Online Sellers Worried about How to Collect, Transmit Taxes

The Washington Times (Washington, DC), July 3, 2013 | Go to article overview

Online Sellers Worried about How to Collect, Transmit Taxes


Byline: Tim Devaney , THE WASHINGTON TIMES

As Washington considers enforcing sales tax collection for Internet purchases, a growing concern among online retailers is how to collect this tax and remit it to state governments.

These retailers complain it won't be easy to collect taxes for nearly 10,000 state and local governments around the country and keeping up with each of their unique tax rates and codes. They're afraid that it will be so complicated it could hurt their bottom line, even forcing some smaller Internet sellers out of business.

State governments which are pushing for the collection say they will provide software that is designed to take care of this problem, but retailers remain skeptical.

They think it's really easy, 'We'll just give you the software to collect sales tax,' but it's hugely complex and burdensome for businesses to operate, said Connie Hallquist, CEO of Healthy Directions, a Potomac-based company that sells health products online.

Technically, shopping on the Internet isn't tax free, though many consumers think so. Shoppers are supposed to pay the money directly to the government each year when filing income tax returns, but most taxpayers don't realize this and the money goes uncollected.

The issue was ignored for many years, but now Washington is taking note.

In May, the Senate passed the Marketplace Fairness Act, which would require Internet retailers to collect sales tax.

The House is considering the bill.

As lawmakers get closer to finalizing the Internet tax bill, online retailers argue that the technology is not there yet for such a complicated bill. …

The rest of this article is only available to active members of Questia

Already a member? Log in now.

Notes for this article

Add a new note
If you are trying to select text to create highlights or citations, remember that you must now click or tap on the first word, and then click or tap on the last word.
One moment ...
Default project is now your active project.
Project items

Items saved from this article

This article has been saved
Highlights (0)
Some of your highlights are legacy items.

Highlights saved before July 30, 2012 will not be displayed on their respective source pages.

You can easily re-create the highlights by opening the book page or article, selecting the text, and clicking “Highlight.”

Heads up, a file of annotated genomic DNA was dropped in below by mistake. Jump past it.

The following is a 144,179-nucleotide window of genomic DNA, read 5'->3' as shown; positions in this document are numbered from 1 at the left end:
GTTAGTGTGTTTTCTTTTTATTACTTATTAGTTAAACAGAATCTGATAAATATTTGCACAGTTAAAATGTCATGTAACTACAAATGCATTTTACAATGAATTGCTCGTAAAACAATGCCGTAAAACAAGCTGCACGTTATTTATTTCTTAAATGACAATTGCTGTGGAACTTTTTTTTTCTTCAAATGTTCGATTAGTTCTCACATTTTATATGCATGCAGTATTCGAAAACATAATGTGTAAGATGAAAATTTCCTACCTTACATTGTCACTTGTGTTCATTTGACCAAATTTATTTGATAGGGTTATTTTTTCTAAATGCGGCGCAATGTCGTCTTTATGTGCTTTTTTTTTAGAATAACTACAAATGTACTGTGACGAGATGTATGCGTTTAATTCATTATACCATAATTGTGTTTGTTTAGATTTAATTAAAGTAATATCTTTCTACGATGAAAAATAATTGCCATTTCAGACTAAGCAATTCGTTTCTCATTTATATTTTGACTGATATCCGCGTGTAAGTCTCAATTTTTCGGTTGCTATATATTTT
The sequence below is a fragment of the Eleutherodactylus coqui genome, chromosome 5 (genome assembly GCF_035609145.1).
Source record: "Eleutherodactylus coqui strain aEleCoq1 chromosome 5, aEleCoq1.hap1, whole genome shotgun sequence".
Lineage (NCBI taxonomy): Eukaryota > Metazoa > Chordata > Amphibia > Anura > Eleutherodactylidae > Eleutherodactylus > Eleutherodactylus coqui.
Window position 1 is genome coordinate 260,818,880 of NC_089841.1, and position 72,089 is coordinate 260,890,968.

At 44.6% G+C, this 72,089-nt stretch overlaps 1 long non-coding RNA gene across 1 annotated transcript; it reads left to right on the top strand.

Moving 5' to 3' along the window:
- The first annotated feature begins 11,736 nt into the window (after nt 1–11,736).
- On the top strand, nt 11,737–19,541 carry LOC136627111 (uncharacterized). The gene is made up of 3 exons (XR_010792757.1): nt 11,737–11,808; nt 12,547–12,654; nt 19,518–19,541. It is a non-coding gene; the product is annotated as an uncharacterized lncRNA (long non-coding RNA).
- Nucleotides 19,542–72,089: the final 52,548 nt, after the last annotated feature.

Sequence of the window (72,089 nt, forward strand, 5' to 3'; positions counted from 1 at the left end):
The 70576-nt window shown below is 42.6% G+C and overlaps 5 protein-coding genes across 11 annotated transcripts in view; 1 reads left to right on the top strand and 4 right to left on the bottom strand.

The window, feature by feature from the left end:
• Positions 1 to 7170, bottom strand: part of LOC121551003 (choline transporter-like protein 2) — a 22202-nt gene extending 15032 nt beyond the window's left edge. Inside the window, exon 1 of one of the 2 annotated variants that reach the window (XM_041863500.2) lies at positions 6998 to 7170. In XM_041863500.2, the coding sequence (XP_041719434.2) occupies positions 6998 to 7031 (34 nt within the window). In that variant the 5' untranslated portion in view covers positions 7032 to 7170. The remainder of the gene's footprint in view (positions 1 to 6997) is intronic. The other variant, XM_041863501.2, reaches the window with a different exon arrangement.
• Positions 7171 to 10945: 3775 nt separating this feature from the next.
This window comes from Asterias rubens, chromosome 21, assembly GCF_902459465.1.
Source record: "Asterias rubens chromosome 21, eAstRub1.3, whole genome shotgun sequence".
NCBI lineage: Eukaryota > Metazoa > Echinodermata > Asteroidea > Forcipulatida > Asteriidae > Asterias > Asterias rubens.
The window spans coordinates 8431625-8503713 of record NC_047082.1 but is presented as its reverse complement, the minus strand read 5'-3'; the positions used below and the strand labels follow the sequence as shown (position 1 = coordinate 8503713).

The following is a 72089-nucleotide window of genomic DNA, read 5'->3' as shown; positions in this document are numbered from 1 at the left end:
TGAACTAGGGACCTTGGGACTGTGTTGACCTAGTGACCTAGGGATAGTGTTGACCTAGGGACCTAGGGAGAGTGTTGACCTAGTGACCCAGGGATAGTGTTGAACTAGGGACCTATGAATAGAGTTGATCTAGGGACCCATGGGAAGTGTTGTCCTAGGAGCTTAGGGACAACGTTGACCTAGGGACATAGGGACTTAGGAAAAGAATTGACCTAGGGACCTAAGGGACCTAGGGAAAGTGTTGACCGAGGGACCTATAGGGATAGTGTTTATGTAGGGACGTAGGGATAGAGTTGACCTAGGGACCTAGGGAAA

Citations (0)
Some of your citations are legacy items.

Any citation created before July 30, 2012 will labeled as a “Cited page.” New citations will be saved as cited passages, pages or articles.

We also added the ability to view new citations from your projects or the book or article where you created them.

Notes (0)
Bookmarks (0)

You have no saved items from this article

Project items include:
  • Saved book/article
  • Highlights
  • Quotes/citations
  • Notes
  • Bookmarks
Notes
Cite this article

Cited article

Style
Citations are available only to our active members.
Buy instant access to cite pages or passages in MLA, APA and Chicago citation styles.

(Einhorn, 1992, p. 25)

(Einhorn 25)

1. Lois J. Einhorn, Abraham Lincoln, the Orator: Penetrating the Lincoln Legend (Westport, CT: Greenwood Press, 1992), 25, http://www.questia.com/read/27419298.

Cited article

Online Sellers Worried about How to Collect, Transmit Taxes
Settings

Settings

Typeface
Text size Smaller Larger Reset View mode
Search within

Search within this article

Look up

Look up a word

  • Dictionary
  • Thesaurus
Please submit a word or phrase above.
Print this page

Print this page

Why can't I print more than one page at a time?

Help
Full screen

matching results for page

    Questia reader help

    How to highlight and cite specific passages

    1. Click or tap the first word you want to select.
    2. Click or tap the last word you want to select, and you’ll see everything in between get selected.
    3. You’ll then get a menu of options like creating a highlight or a citation from that passage of text.

    OK, got it!

    Cited passage

    Style
    Citations are available only to our active members.
    Buy instant access to cite pages or passages in MLA, APA and Chicago citation styles.

    "Portraying himself as an honest, ordinary person helped Lincoln identify with his audiences." (Einhorn, 1992, p. 25).

    "Portraying himself as an honest, ordinary person helped Lincoln identify with his audiences." (Einhorn 25)

    "Portraying himself as an honest, ordinary person helped Lincoln identify with his audiences."1

    1. Lois J. Einhorn, Abraham Lincoln, the Orator: Penetrating the Lincoln Legend (Westport, CT: Greenwood Press, 1992), 25, http://www.questia.com/read/27419298.

    Cited passage

    Thanks for trying Questia!

    Please continue trying out our research tools, but please note, full functionality is available only to our active members.

    Your work will be lost once you leave this Web page.

    Buy instant access to save your work.

    Already a member? Log in now.

    Author Advanced search

    Oops!

    An unknown error has occurred. Please click the button below to reload the page. If the problem persists, please try again in a little while.